Sunday, November 25, 2007

When printing slang goes wrong....

In today's multi-lingual world, the one aspect of language that can always be counted on to change daily is slang. These words and phrases created by friends, celebrities, musicians, etc. become engrossed in our society's collective lexicon depending on the context and popularity of their use. In the effort to stay in touch with their readers, the print media will try to write their columns with a conversational tone and as such adopt slang words into their written pieces. As this practice continues to pick up more and more steam, the question that nobody seems to be posing is "Where do we draw the line?" Amongst the variety of printed media, I'm going to be discussing magazines because they are my favorite form of media coverage.

Amongst the growing number of magazines currently available on the shelves, there stands one in particular named "Game Informer." Being a desk assistant at dorm on campus, I have unchecked access to magazines that are sent to past residents who have since moved out. During my past desk shift I picked up the latest issue of "Game Informer" and started heavily reading through the columns to catch up on the latest in the video game world. In the main cover story, based around the upcoming Ghostbusters game, the author writes about the demo he plays. During one portion, he writes "The shelf slides aside abruptly, revealing a dank staircase." I'm sorry, did I read "revealing a DANK staircase?!" Maybe he meant, a staircase instead and the editor accidentally missed this error. Then again, maybe the author did intend for this use of the slang word "dank" to be used in his description. For those at home keeping score, the word dank is a slang term that refers to how awesome or high quality something is, usually used to describe food & drink as well as the quality of a quantity of weed.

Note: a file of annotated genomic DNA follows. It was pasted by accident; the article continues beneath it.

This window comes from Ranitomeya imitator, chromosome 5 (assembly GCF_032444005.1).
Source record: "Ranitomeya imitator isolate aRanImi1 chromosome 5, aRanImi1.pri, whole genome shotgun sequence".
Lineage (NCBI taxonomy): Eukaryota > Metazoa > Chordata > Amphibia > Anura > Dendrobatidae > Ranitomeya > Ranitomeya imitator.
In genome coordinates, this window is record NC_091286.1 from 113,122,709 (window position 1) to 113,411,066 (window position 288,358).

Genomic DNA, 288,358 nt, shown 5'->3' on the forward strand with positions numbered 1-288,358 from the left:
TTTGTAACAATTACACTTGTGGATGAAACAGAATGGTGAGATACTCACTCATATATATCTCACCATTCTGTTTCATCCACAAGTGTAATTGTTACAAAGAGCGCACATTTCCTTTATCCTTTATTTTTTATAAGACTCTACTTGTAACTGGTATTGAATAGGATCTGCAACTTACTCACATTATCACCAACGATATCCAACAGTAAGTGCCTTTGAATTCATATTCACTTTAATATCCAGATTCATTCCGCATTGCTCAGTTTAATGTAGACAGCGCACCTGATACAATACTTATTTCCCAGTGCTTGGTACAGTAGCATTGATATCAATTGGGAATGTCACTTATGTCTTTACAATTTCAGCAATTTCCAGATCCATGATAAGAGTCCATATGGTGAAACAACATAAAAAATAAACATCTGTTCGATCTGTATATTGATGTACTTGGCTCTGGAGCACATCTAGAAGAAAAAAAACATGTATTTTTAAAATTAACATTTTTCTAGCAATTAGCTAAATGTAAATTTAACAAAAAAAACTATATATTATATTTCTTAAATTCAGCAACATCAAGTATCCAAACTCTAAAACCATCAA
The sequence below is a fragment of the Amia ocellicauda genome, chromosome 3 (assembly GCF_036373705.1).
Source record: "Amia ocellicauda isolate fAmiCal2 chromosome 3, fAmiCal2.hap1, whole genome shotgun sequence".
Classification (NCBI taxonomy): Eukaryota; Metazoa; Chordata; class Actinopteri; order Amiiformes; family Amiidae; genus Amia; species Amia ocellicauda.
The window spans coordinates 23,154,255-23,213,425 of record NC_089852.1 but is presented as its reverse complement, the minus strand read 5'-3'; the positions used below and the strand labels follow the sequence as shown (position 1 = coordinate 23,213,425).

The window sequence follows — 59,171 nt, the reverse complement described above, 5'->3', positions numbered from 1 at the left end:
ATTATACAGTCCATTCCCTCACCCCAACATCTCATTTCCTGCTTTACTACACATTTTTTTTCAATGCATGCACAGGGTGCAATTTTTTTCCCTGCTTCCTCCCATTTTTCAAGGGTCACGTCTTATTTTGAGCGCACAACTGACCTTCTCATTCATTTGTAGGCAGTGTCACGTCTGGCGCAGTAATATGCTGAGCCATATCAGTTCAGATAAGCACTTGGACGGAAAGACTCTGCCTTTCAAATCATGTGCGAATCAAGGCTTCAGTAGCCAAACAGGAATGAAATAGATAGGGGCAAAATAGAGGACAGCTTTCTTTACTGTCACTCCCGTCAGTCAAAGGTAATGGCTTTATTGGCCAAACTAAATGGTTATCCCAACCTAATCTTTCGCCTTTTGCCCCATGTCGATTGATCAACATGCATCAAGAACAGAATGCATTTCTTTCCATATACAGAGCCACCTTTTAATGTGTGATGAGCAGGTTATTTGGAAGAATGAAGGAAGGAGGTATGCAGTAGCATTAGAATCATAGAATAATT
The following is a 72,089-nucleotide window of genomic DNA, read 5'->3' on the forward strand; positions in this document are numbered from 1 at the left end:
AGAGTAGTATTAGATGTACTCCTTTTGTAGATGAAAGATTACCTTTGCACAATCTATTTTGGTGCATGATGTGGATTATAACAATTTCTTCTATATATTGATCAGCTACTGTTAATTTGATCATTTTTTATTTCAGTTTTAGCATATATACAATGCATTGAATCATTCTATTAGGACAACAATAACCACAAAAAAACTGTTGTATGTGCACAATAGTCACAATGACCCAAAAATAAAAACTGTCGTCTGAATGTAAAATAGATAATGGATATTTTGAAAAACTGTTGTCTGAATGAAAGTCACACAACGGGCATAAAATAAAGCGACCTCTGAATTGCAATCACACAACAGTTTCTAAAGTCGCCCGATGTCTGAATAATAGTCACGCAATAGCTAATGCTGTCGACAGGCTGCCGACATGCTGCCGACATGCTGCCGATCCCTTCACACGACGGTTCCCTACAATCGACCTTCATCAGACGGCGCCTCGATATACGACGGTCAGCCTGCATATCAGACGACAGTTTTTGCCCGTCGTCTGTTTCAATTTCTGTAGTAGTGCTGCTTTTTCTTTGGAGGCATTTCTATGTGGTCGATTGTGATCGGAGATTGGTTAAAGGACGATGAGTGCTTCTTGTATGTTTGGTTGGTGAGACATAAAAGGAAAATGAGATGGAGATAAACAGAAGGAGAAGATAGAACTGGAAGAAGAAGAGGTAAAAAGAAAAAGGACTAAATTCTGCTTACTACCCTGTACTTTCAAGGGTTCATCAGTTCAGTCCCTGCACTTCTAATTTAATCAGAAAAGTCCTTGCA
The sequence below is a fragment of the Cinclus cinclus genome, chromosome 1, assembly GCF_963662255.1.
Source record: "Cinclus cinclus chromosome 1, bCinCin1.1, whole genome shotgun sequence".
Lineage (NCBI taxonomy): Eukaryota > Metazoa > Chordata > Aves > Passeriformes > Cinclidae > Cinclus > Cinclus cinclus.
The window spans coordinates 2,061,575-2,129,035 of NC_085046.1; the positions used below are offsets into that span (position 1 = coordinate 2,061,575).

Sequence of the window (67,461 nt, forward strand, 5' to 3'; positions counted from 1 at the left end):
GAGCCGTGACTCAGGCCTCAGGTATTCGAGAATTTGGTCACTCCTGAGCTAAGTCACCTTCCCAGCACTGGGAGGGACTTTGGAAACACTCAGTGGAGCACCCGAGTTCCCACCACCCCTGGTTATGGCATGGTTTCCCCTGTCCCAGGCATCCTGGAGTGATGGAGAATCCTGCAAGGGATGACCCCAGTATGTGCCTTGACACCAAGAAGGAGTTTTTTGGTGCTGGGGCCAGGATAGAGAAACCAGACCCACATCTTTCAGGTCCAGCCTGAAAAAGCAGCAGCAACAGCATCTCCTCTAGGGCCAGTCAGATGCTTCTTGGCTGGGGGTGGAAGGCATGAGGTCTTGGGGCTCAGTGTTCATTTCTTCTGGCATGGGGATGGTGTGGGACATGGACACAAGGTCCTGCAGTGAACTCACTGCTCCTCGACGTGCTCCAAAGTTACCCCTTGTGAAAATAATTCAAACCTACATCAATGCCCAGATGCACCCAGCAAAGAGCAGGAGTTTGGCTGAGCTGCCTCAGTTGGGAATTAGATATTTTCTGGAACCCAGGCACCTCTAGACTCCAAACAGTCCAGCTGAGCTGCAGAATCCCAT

But what's this?! Upon researching Webster's dictionary, the word dank existed in a proper form before becoming a slang term. And what's more, among the definitions listed for the word dank is one saying "unpleasantly moist or humid; damp and, often, chilly: a dank cellar." OOPS! Shite, I messed up. Okay, okay, so I made a mistake. The author in the Game Informer column used "dank " in the correct context and I have now ended up with proverbial egg on my face. Despite this foul-up I am still concerned about the misuse of slang in printed form as I still maintain my stance that there are some slang words or phrases that should only belong in verbal discourse and never written form. There, that's all I was trying to say. Better luck next time....

2 comments:

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